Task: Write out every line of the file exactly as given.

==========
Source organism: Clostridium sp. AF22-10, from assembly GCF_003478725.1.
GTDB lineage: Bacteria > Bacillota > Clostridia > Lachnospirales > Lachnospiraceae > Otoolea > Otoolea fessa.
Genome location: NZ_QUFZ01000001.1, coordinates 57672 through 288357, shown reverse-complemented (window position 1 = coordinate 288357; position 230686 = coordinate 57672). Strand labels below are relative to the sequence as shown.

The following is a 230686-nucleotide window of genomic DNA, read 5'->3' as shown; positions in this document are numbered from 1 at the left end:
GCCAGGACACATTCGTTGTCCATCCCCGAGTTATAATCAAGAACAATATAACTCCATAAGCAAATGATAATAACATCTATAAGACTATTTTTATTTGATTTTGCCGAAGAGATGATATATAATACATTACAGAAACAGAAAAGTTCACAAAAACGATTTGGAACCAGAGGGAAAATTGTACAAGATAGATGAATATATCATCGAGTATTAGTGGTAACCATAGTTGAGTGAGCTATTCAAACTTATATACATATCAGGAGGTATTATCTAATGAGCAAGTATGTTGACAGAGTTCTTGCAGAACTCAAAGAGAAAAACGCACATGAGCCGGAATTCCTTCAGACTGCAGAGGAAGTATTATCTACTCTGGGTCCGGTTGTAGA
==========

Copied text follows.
Source organism: Clostridium sp. AF22-10, from assembly GCF_003478725.1.
GTDB lineage: Bacteria > Bacillota > Clostridia > Lachnospirales > Lachnospiraceae > Otoolea > Otoolea fessa.
Genome location: NZ_QUFZ01000001.1, coordinates 57672 through 288357, shown reverse-complemented (window position 1 = coordinate 288357; position 230686 = coordinate 57672). Strand labels below are relative to the sequence as shown.

The following is a 230686-nucleotide window of genomic DNA, read 5'->3' as shown; positions in this document are numbered from 1 at the left end:
GCCAGGACACATTCGTTGTCCATCCCCGAGTTATAATCAAGAACAATATAACTCCATAAGCAAATGATAATAACATCTATAAGACTATTTTTATTTGATTTTGCCGAAGAGATGATATATAATACATTACAGAAACAGAAAAGTTCACAAAAACGATTTGGAACCAGAGGGAAAATTGTACAAGATAGATGAATATATCATCGAGTATTAGTGGTAACCATAGTTGAGTGAGCTATTCAAACTTATATACATATCAGGAGGTATTATCTAATGAGCAAGTATGTTGACAGAGTTCTTGCAGAACTCAAAGAGAAAAACGCACATGAGCCGGAATTCCTTCAGACTGCAGAGGAAGTATTATCTACTCTGGGTCCGGTTGTAGA